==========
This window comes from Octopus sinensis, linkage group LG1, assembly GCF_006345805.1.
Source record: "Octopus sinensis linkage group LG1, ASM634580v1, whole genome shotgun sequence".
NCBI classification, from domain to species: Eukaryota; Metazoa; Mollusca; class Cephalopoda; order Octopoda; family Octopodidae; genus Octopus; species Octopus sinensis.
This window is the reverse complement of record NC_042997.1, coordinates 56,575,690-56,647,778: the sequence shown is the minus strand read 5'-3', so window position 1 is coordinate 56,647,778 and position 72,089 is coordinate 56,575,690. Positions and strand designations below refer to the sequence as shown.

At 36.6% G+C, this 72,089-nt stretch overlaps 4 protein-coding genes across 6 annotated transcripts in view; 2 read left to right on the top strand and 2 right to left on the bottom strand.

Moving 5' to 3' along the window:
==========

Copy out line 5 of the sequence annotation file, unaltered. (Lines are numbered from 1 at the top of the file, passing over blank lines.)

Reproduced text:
At 36.6% G+C, this 72,089-nt stretch overlaps 4 protein-coding genes across 6 annotated transcripts in view; 2 read left to right on the top strand and 2 right to left on the bottom strand.